“The workshops and materials we provide also talk about how to assess evidence of a candidate’s personal attributes and experiences, and how to properly use and interpret GRE scores and GPAs,” Smith continues. “Attention to holistic review is just one of many proactive activities and investments in student support, that, together, are helping us to make consistent progress in attracting and retaining students from underrepresented groups.”
For a process to be truly holistic, it should also consider in which order various components of the application should be reviewed. Doing so can help avoid the framing bias, which is one of the unconscious biases that can occur in the admissions process, says Steve Matson, professor of biology and former dean of The Graduate School at The University of North Carolina at Chapel Hill.
According to ScienceDirect, the framing bias “refers to the observation that the manner in which data is presented can affect decision making.” It can come into play during the application review and applicant selection process. For example, if a reviewer is first exposed to information about an applicant’s average GPA and below-average GRE® scores, the reviewer may review subsequent information about the applicant with less interest or greater skepticism. However, if the reviewer is first exposed to evidence of the applicant’s significant contributions to their field or impressive research work, the information about the applicant’s undergraduate GPA and GRE scores may seem less important.
“The review order matters,” Matson says. “That’s why, in programs at UNC-CH, such as the Biological and Biomedical Sciences Program, we had removed GPA and GRE test score information from the packet provided to faculty who interview students for admission. This reduces preconceived notions based on GPA, test scores and transcripts. It’s a small change to the process, but it can have a big impact on the content and tone of the interview conversation.”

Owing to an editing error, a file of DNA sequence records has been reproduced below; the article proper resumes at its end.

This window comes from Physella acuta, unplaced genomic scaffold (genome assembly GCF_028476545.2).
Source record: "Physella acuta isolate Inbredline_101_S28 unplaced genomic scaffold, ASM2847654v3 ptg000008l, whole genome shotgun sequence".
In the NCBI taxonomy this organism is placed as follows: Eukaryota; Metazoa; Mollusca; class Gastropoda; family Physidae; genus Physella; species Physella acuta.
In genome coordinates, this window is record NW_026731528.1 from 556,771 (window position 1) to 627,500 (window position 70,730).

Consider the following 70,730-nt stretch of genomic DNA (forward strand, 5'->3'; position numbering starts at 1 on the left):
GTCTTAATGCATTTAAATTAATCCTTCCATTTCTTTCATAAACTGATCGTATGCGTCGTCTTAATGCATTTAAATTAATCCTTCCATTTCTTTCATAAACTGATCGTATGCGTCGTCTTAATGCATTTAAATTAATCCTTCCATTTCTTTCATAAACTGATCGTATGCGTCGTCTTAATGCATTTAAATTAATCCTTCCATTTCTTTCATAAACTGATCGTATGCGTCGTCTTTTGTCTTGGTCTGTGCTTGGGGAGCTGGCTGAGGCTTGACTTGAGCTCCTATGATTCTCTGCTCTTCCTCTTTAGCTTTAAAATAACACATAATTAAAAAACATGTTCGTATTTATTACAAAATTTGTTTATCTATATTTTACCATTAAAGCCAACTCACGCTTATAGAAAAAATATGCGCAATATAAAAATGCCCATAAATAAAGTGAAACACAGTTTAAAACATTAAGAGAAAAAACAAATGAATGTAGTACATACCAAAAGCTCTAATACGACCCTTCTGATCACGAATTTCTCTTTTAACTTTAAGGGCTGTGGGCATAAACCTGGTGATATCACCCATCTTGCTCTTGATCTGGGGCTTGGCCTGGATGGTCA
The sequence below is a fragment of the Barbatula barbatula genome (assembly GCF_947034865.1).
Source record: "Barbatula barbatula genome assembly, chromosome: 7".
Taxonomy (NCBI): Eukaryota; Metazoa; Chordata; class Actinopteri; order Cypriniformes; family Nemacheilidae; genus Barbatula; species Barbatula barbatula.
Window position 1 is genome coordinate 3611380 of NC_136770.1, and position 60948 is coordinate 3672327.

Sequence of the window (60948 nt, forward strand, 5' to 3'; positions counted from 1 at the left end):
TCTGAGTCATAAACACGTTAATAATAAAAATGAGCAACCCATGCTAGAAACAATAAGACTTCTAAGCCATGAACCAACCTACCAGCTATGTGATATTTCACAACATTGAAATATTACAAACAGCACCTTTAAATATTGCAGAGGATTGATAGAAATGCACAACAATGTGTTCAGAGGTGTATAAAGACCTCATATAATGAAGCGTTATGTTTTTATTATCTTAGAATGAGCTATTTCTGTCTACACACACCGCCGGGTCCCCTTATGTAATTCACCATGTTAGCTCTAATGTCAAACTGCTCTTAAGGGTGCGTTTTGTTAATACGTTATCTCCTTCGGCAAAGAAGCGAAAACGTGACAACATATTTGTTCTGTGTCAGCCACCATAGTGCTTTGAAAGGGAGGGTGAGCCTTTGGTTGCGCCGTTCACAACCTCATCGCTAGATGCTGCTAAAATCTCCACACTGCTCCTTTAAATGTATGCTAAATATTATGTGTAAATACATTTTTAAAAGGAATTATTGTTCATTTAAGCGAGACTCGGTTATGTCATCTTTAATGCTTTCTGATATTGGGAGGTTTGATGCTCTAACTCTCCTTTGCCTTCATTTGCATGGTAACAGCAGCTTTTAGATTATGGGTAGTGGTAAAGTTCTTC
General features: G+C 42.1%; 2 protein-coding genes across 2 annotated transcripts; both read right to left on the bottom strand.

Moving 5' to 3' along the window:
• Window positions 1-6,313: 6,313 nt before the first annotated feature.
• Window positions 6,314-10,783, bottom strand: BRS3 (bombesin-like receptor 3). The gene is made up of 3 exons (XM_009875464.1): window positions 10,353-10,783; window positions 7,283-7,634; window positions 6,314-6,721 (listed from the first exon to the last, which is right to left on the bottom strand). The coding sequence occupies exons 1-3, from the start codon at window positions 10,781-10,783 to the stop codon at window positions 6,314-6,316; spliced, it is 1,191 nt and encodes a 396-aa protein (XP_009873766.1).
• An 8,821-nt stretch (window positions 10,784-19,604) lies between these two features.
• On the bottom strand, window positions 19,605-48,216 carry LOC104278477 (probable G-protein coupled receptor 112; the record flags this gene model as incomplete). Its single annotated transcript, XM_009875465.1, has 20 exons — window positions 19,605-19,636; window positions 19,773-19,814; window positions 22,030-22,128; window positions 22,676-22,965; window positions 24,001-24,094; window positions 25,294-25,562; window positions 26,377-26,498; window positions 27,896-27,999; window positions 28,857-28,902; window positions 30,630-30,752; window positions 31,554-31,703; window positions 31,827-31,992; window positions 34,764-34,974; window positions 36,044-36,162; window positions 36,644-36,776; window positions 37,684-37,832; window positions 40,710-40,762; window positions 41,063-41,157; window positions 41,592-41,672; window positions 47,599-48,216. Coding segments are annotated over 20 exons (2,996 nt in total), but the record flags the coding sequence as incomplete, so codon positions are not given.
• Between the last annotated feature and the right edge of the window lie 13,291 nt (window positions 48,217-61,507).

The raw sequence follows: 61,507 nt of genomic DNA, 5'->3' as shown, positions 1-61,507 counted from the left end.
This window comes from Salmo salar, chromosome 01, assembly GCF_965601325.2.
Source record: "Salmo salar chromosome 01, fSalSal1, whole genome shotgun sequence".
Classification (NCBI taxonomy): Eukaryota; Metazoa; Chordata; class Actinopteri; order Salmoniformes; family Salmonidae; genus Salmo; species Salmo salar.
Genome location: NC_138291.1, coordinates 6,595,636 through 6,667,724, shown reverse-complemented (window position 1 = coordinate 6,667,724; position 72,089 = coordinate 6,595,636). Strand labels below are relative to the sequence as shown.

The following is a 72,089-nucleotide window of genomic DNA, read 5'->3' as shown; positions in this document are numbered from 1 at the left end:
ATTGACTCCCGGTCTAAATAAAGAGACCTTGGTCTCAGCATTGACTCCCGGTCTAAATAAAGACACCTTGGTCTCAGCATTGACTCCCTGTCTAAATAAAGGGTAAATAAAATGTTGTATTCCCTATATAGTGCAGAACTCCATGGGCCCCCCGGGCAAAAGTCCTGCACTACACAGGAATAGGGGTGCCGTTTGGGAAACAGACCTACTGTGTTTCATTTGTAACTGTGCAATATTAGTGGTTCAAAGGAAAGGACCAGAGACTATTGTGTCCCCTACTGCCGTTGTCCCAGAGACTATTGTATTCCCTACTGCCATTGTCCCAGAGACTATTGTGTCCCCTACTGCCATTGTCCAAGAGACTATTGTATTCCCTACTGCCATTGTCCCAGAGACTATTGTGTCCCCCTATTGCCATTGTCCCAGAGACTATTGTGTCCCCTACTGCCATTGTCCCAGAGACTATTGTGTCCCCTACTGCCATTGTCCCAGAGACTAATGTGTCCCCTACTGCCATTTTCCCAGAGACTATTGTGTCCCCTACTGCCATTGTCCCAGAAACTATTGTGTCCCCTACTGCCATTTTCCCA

Discovering which changes can have the greatest impact is often a matter of trial and error, based upon program goals, says Maureen Grasso, professor of textile sciences and former dean of the graduate school at North Carolina State University. She was also former dean of the graduate school at The University of Georgia.
“The best thing a program can do is to treat it like an experiment, which can help avoid emotional decision making that could result in unintended consequences,” Grasso says. “It’s important to analyze information appropriately, make data-driven decisions, and pilot test a solution to evaluate its effects. It’s only through this intentional and careful process that we can establish a holistic process that can help a program achieve its diversity goals while also being fair to applicants.”
For more information, check out ETS’s new guide, Navigating Holistic Admissions, with examples from programs and downloadable resources and tools.
Drs. Cunningham and Smith are members of ETS’s GRE Board. Drs. Matson and Grasso are graduate education consultants with ETS and are also former GRE Board members.